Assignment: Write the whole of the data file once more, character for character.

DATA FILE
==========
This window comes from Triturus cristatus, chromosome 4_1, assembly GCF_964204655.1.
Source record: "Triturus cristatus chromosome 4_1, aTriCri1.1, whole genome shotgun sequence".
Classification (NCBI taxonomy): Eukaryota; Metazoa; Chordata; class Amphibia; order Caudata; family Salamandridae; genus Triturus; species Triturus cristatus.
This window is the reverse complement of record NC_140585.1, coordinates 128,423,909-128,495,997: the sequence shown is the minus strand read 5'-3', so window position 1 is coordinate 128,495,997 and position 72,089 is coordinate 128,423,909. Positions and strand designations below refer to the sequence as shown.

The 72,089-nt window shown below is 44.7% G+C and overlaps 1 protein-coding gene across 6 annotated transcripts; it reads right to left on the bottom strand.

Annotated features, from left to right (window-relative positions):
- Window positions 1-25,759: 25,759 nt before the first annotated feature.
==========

This window comes from Triturus cristatus, chromosome 4_1, assembly GCF_964204655.1.
Source record: "Triturus cristatus chromosome 4_1, aTriCri1.1, whole genome shotgun sequence".
Classification (NCBI taxonomy): Eukaryota; Metazoa; Chordata; class Amphibia; order Caudata; family Salamandridae; genus Triturus; species Triturus cristatus.
This window is the reverse complement of record NC_140585.1, coordinates 128,423,909-128,495,997: the sequence shown is the minus strand read 5'-3', so window position 1 is coordinate 128,495,997 and position 72,089 is coordinate 128,423,909. Positions and strand designations below refer to the sequence as shown.

The 72,089-nt window shown below is 44.7% G+C and overlaps 1 protein-coding gene across 6 annotated transcripts; it reads right to left on the bottom strand.

Annotated features, from left to right (window-relative positions):
- Window positions 1-25,759: 25,759 nt before the first annotated feature.